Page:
Whew! What a great conference. Chicago was beautiful, the conference logistics worked really well, and I have so much to share! The following are some broad trends. I will be able to go into more detail in future posts.
- Furniture - the connectivity in furniture keeps getting better and better. Modular units of seating and tables that can be reconfigured (moved) with ease and including power and usb ports on everything. Collaboration set-ups for up to six people (with power and usb) and neat one-click share features. Wow. Ergonomic seating for adults and children, allowing for squirming and proper back alignment. Adjustable (with a touch of a button) height circulation desk for people who want to either stand or sit at circulation or for those with special needs at the circulation desk.
- Vendor representatives were pretty tough. Not a lot of willingness to negotiate anything. This was not just my experience but that of others I spoke with at the conference. None of us were 'big fish' though.
- As a whole, we don't seem to be accepting the Outcome-Based Evaluation model. Still. Hmmm.
- As a whole, we do seem to be partnering and collaborating with all kinds of libraries and organizations beyond libraries, and finding that all sorts of these relationships provide better services to our customers even if we didn't specifically plan it.
- STEM topics were ubiquitous, probably encouraged by next summer's Collaborative Summer Library Program, which has a STEM theme.
Some things remain the same. Librarians want to share their experiences, what they've tried, what worked, what didn't work very well. Thousands of libraries are trying new and experimental things. If you don't want to be the first, that's O.K. But their experiences are available to you through an e-mail conversation or telephone call. You should be excited and invigorated about some part of your library work. I know that I am!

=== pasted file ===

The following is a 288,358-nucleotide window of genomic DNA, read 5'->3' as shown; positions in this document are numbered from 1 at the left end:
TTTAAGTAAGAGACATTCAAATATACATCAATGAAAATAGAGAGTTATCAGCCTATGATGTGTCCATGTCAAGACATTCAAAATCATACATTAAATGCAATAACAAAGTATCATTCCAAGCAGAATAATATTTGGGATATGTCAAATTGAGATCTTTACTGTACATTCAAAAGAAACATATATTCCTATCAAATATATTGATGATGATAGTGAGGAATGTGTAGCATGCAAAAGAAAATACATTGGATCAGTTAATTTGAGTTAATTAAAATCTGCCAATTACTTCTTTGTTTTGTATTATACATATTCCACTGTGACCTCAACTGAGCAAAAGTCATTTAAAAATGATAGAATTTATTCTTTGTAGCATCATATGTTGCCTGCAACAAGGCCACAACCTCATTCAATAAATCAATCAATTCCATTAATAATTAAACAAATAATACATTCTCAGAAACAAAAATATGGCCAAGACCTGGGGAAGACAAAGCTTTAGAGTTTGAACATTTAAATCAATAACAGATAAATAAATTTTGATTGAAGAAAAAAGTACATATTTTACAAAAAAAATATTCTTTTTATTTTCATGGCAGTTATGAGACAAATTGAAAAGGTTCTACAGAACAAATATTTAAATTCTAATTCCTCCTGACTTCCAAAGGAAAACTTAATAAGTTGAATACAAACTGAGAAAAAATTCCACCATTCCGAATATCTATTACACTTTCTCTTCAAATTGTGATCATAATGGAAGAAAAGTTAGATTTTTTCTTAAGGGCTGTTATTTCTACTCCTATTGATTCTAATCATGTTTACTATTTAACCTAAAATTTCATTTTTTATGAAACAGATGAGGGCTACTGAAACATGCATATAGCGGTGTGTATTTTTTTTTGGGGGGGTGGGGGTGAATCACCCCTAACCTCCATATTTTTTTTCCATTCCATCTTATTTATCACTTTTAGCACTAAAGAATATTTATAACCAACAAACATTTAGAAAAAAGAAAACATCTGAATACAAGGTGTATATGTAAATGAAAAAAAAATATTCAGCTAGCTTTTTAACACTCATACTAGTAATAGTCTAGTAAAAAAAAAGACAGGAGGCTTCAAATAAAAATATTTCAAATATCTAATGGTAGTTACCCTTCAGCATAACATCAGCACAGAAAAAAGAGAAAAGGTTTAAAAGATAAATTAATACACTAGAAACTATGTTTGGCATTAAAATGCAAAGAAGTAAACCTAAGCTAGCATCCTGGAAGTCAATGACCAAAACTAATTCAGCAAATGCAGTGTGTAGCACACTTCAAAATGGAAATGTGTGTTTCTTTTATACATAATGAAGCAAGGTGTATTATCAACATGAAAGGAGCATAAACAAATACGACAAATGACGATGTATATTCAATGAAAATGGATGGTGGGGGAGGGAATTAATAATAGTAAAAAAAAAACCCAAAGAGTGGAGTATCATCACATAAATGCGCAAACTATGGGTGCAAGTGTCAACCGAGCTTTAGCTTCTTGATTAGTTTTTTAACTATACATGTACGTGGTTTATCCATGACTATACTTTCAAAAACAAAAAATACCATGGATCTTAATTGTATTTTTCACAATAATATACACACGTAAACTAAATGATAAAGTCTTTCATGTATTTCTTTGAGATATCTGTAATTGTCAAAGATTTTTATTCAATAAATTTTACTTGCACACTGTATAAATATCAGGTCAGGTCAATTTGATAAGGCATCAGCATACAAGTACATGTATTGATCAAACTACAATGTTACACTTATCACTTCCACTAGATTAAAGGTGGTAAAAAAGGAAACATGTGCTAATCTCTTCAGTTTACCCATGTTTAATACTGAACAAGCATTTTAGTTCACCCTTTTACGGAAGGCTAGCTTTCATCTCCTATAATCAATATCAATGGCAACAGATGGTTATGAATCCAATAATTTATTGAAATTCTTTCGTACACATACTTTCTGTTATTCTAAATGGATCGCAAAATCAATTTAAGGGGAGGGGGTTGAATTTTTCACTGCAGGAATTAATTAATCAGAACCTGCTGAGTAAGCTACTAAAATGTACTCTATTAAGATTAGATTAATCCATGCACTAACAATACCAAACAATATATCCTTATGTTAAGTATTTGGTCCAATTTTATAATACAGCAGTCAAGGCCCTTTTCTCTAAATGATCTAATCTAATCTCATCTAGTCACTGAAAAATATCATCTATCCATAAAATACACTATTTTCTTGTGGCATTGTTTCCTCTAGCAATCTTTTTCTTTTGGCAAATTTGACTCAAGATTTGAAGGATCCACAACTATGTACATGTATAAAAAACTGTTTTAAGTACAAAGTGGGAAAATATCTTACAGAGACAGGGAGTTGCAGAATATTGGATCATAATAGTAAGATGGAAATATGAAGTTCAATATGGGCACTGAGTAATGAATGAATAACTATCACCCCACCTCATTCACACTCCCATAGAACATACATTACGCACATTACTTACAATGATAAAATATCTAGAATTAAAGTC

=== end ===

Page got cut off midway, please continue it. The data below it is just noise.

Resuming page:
Libraries have long recognized the need to support the visually impaired, in addition to supporting those with other physical challenges. Large print collections have been the standard although with e-readers' ability to enlarge most file types, this now seems to be the preferred format because it opens up the possibility of many more authors and works. As many libraries have found, however, navigating the e-reader and e-book landscape by owning a group of e-readers is anything but straightforward. And you're still only offering a fraction of your total collection to the visually impaired customer. Enter OrCam. A small camera attaches to your glasses, which is connected to a wearable computer. It reads printed text (among other things) and then provides the information "...through a bone conduction ear piece." (from the website linked above) Now, everything in your library will be readable by the person using this device. You can find some sponsorship for that right?
Markoff, John. "Device from Israeli start-up gives the visually impaired a way to read." New York Times, Tuesday, June 4, 2013.
On June 14, 2013, SWON Libraries' Executive Board elected your officers for fiscal year 2013-2014. Thanks for agreeing to serve!
Dave Anderson - President (re-elected)
Joe Kneuven - Vice-President
Jennifer Spillman - Treasurer
Angela Smith - Secretary
Looking forward to a great year!
Each year, SWON Libraries' Executive Board, reads and discusses a book. We met June 14th and wrapped up our thoughts on Our iceberg is melting: changing and succeeding under any conditions by John Kotter and Holger Rathgeber. Naturally, the Board members had different 'takeaways' from the book based on their individual experiences and environments.
There are a lot of impressive things about Elder High School. On a recent tour, I was amazed at the quality and level of work on display by the students. From the "LEGO Elder" (see photo), to the Nationally recognized artists/students (see Murphy '13 and Tiernan '15 To Receive National Scholastic Art Awards at Carnegie Hall), to the artistic output of the AP Computer Science class (algorithm images), creativity and hard work were on display everywhere.
Mary Ploehs, the librarian at Elder, is proud that the library is used by the entire community. It's a very flexible place!